9:58 pm    06/14/24

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I'm interested in all kinds of languages.

My primary research interest involves language. My current research is in statistical machine translation, which basically means I spend my time designing statistical models for translation and training them on example documents translated by humans (“training” just means that I find the parameters of the model that “explain” the data). If you are interested in computational linguistics, you should have a look at the course notes from a class that my advisor taught in Fall 2003.

I'm fluent in English and Iraqi Arabic. I speak a bit of French and know a few phrases in Mandarin (enough to get myself into trouble, anyway).

I'm told that the best way to learn a language is to go to an area where that language is spoken (as exclusively as possible) and to immerse yourself in the language. I'm hoping to try that out soon! If you're stuck where you are as I have been, I'm told that videos and CDs can be very helpful.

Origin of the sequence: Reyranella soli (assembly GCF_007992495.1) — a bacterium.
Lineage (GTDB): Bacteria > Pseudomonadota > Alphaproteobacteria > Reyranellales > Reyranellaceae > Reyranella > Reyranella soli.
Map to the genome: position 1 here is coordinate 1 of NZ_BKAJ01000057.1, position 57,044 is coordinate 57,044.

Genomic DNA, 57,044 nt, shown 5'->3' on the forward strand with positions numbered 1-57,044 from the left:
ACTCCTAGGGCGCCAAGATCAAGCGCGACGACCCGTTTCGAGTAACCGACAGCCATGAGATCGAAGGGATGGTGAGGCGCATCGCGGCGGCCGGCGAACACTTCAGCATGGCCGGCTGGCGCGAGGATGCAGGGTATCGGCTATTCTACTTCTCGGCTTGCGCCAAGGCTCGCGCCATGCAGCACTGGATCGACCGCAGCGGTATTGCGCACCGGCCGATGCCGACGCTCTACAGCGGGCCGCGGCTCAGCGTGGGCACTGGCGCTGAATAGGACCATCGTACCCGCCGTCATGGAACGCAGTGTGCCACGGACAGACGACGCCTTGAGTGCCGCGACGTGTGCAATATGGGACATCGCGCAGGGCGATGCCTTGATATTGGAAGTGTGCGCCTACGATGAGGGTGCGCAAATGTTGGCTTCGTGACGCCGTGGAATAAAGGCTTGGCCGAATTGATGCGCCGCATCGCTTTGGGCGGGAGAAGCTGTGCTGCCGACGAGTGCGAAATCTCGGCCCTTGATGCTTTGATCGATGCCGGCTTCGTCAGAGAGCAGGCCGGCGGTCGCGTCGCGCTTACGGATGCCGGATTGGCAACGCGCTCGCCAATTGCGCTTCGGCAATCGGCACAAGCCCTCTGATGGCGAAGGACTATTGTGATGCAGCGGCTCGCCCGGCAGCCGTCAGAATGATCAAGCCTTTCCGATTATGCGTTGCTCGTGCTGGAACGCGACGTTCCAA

In particular, the French in Action series is supposed to be quite good (I have been told that this series justifies having a television) and it can be watched free online here. The videos are just one part of a course, which also involves writing and reading exercises, but I'm told that one can acquire a working knowledge of Parisian French by abusing the system and simply watching the entire series (51 videos, ~25 minutes each) a few times.

Unfortunately, I haven't found equal resources for other languages. If they exist, please let me know! In the mean time, Thackston is a good introduction to Quranic Arabic, and Zhongwen is the most useful Mandarin resource I've found online.

Typing in other character sets (such as Arabic) under X can be difficult. For nice documents (in LaTeX, of course), I recommend ArabTeX. For just routine typing, I've written a keymap which is not the same as the normal one for Arabic keyboards. It is written to be more intuitive for people that use English keyboards (the L key is mapped to lam, the N key is mapped to nun, etc). I find it much easier to touch-type in Arabic with this map. YMMV. To use it, type:
$ xkbcomp arabic.xkb :0
and then hit [F12] to switch back and forth between Arabic and English. GTK2 does a very nice job of rendering Arabic. Here's a screenshot from gaim.